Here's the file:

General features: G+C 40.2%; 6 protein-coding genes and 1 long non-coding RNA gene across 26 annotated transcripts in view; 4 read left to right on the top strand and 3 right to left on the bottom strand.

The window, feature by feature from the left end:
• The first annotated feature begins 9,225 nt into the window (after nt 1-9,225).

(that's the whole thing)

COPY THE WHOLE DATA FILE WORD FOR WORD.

General features: G+C 40.2%; 6 protein-coding genes and 1 long non-coding RNA gene across 26 annotated transcripts in view; 4 read left to right on the top strand and 3 right to left on the bottom strand.

The window, feature by feature from the left end:
• The first annotated feature begins 9,225 nt into the window (after nt 1-9,225).